Scientists and society: the social contract redux.

Some months ago, the folks at AGU were kind enough to invite me to write an opinion for Eos.org, reflecting on the social contract connecting scientists with the society we serve. The piece was posted Tuesday, having finally cleared a thorough vetting process that included peer review, followed by extensive editing and reformatting. Thanks to all concerned for that extra care and attention; the revisions made for a better product.

One idea expressed was that we would do well to move beyond the post-World-War-II policy of “curiosity-driven research.” We might do better to channel the 17th-century natural philosopher Francis Bacon, and “seek knowledge for the benefit of life,” in a spirit of selfless love (or, in his vernacular, “charity”).

Something like this is expected of adolescents as they make they way into adulthood. Case in point: a close colleague has a brilliant son who is now finishing college. The son has made a splash over the past few years putting together a computer-controlled sound-and-light show for his major university to mark the Christmas holidays. The event has been something to behold, been featured on YouTube, etc.. But few expect that son to make a career of this. Instead he’s more likely to work at the interface of biotechnology and engineering, building on his summer internships along these latter lines… and making the world not just a more entertaining place but a truly better one, for all of us, for decades to come (no pressure, young man!).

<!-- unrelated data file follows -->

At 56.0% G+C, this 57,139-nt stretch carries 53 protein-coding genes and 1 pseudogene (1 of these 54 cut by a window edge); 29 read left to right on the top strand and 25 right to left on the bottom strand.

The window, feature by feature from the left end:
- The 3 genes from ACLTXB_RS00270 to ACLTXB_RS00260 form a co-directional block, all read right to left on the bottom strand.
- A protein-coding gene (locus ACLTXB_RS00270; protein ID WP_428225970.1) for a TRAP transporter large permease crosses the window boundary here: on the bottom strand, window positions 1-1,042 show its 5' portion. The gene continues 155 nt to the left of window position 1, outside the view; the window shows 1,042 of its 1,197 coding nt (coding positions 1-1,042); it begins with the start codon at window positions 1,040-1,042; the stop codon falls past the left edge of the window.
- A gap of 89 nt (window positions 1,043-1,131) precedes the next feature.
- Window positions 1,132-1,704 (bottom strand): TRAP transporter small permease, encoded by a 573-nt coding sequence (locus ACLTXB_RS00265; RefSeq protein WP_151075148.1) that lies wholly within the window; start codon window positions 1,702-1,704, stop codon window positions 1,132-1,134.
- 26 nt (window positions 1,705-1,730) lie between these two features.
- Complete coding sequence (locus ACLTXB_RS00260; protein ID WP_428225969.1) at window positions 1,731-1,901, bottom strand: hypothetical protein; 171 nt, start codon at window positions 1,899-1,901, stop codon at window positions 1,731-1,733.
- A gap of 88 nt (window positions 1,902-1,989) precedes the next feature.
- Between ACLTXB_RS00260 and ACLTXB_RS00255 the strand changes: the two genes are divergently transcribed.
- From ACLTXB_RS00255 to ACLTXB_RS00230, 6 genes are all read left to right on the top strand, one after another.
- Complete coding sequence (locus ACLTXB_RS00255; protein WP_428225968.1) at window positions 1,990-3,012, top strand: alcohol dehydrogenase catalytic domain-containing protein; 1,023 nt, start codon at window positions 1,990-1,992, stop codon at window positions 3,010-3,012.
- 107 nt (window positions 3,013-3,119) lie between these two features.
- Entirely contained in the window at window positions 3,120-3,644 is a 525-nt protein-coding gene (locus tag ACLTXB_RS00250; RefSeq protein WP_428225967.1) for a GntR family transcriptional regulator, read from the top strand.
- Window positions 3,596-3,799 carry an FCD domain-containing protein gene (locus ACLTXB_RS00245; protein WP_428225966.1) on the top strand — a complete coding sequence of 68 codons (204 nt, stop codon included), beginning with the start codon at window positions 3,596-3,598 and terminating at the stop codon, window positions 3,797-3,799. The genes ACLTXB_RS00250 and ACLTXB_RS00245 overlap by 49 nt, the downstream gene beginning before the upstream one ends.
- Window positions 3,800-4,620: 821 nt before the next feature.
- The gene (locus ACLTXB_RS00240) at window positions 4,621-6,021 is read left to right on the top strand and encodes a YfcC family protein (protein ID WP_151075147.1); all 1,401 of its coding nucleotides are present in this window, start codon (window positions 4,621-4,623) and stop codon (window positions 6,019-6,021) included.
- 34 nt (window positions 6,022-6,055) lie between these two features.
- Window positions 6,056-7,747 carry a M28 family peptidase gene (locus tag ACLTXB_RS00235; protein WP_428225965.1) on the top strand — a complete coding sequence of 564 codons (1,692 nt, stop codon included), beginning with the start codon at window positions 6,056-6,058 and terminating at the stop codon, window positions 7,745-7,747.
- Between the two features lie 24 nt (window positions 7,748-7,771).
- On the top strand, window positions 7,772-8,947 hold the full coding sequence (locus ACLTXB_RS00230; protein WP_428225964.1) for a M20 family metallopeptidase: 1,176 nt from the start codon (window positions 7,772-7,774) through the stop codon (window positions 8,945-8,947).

Science itself is making a similar shift as it matures. Looking back over the past four million years, we’d say that for virtually all that time, S&T has amounted to little more than a sideshow in human affairs. However, over the last two thousand years, and especially over the past century or so, S&T has begun to matter. It is today the proximate determinant of humanity’s prospects and fortunes. We look to scientists to make all manner of incremental additions to the store of knowledge and to apply such new understanding to improve our lives.

But we’re also earnestly hoping (or perhaps praying? or perhaps all-too-complacently trusting?) for far more, in two respects. First, we expect scientists to deliver a cornucopia of substantial – more properly, transcendent – global economic opportunities. Second, we count on them to identify existential threats to the planet and life on it from a long way off (whether in space or time, and defined as “in time to avert disaster”), and offer any needed coping strategies.